Healthcare Industry News: stent thrombosis
News Release - October 24, 2006
Cordis to Study Impact of Contributing Factors to Stent Thrombosis in Expansion of 30,000-Stent Patient RegistryIndependent Analysis of Long-term Clinical Data for CYPHER(R) Sirolimus- Eluting Coronary Stent Confirms Safety Profile and Treatment Benefits; Drug-eluting Stent Compares Favorably to Bare-Metal Stents in Analysis of Thrombosis Incidence
WASHINGTON, Oct. 24 (HSMN NewsFeed) -- In order to further advance understanding of stent thrombosis, Cordis announced today a study of the multiple factors that may lead to the condition and potential benefits of medical regimens. The 30,000 patient registry, currently underway in Europe and Asia/Pacific, will now extend to the U.S. and will include a prospective randomized subset of patients. This expanded registry will evaluate a variety of safety and efficacy measures, including the need for repeat procedures (target lesion revascularization), major adverse cardiac events such as heart attack and death, in-stent blood clots (stent thrombosis), as well as detailed information about the use of dual anti-platelet therapy.
Additionally, the company announced that it would extend out to eight years the SIRIUS, E-SIRIUS and C-SIRIUS clinical trials, which were each originally designed to end after five years. Together, the new registry and expanded clinical trials will provide ongoing information about the safety and efficacy of the CYPHER® Stent, especially in terms of stent thrombosis, a rare but serious clinical event.
Cordis also announced that although an independent clinical research organization has confirmed that the safety and clinical benefits of the CYPHER® Stent, based on data from four randomized controlled clinical trials, extend out to four years with no significant difference in the incidence of thrombosis (blood clots) between the CYPHER® Stent and bare- metal stents, its studies will attempt to understand phenomena related to timing of the events. Data are being presented for the first time at the Transcatheter Cardiovascular Therapeutics (TCT) Conference on Tuesday at the Hotline Session to be held from 12:45 p.m. to 1:45 p.m. (EDT).
Dennis Donohoe, M.D., Vice President, Worldwide Clinical and Regulatory Affairs, Cordis Corporation, said, "We know that thrombosis can and do occur with interventional cardiovascular procedures. Although the incidence of thrombosis is rare, it is of concern and it is an important clinical challenge. We will continue to investigate contributing factors and methods to reduce this risk."
The independent, intent-to-treat analysis, which applied a new, broad consensus definitions developed by academic investigators, industry and regulators known as the Academic Research Consortium (ARC), demonstrated that the rate of any thrombosis from 0-4 years was 3.5 percent (29 patients from a pool of 832) for the CYPHER® Stent arm and 3.4 percent (28 patients from a pool of 825) for bare-metal stents. The analysis was performed on the complete four-year data of 1,748 patients, the longest of any drug-eluting stent, from the randomized clinical trials SIRIUS, E-SIRIUS, C-SIRIUS and RAVEL, all of which compared the CYPHER® Stent to bare-metal stents in the treatment of de novo coronary artery lesions. The data did demonstrate differences in the timing of the incidence of such events between bare-metal and drug-eluting stents. At no point throughout the four-year period were the differences significant. Analyses of sub-populations are ongoing.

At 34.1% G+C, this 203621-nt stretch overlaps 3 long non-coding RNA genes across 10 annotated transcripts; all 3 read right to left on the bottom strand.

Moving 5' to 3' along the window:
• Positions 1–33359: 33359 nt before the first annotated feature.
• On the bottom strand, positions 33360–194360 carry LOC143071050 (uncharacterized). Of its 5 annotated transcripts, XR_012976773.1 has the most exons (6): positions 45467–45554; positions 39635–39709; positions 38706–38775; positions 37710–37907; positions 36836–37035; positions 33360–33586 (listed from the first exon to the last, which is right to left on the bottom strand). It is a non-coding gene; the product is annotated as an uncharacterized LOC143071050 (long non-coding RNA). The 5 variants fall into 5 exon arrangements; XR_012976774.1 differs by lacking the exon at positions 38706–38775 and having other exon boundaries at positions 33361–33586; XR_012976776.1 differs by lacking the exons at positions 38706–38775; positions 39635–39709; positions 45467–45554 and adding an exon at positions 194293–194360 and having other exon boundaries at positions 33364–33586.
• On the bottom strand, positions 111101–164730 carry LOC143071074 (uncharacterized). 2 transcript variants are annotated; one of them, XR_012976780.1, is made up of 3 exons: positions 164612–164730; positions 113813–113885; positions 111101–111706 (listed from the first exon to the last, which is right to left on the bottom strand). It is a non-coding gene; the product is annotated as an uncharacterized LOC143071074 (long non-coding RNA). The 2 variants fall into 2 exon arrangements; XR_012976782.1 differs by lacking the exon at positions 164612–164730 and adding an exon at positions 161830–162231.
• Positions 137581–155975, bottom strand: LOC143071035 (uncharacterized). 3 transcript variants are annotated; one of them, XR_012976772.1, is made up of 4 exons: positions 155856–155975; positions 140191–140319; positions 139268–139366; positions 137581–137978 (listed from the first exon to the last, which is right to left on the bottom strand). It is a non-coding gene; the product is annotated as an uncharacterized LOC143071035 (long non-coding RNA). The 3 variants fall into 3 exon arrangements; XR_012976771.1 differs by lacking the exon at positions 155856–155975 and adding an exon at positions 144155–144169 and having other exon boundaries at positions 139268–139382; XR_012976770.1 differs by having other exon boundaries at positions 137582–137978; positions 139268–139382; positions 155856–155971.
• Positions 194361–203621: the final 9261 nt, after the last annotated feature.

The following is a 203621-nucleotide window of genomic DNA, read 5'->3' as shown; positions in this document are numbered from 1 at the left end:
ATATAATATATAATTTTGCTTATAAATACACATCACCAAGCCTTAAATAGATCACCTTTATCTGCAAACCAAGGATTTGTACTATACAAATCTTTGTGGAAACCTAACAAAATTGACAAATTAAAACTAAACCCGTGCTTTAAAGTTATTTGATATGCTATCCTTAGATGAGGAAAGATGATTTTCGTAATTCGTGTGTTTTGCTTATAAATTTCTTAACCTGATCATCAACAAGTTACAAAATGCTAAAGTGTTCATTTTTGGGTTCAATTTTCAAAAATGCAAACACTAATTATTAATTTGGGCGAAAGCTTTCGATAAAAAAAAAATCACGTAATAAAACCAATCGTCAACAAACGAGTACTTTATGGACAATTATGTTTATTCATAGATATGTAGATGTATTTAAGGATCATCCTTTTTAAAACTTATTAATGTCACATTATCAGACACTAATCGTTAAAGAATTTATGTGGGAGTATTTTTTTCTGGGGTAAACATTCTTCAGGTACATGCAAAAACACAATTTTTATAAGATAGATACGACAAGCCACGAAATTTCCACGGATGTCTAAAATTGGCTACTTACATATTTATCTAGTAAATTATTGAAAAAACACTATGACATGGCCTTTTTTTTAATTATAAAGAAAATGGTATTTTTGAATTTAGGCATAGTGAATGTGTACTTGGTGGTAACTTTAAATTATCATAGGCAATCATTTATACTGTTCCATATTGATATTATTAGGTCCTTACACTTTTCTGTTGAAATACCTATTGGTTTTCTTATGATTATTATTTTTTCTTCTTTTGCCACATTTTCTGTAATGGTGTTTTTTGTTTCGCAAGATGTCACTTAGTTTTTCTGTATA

The ARC definitions for thrombosis included definite, which required confirmation of a clot by angiogram at follow up; probable, which included a heart attack in the treated vessel in patients who did not have an angiographic confirmation of a thrombosis; and possible, which included sudden unexplained death that could not be attributed to another cause, such as a car accident or cancer. These definitions were used to capture all possible adverse events that might be attributable to stent thrombosis and to thoroughly evaluate the long-term safety of potential treatments for coronary artery disease.
Thrombosis that was considered "definite or probable," a more specific assessment of the rates of thrombosis in the two treatment arms according to the ARC definitions, was 1.6 percent (13 out of 832 patients) in the CYPHER® Stent group and 1.7 percent (15 out of 870 patients) in the bare-stent arm from 0-4 years.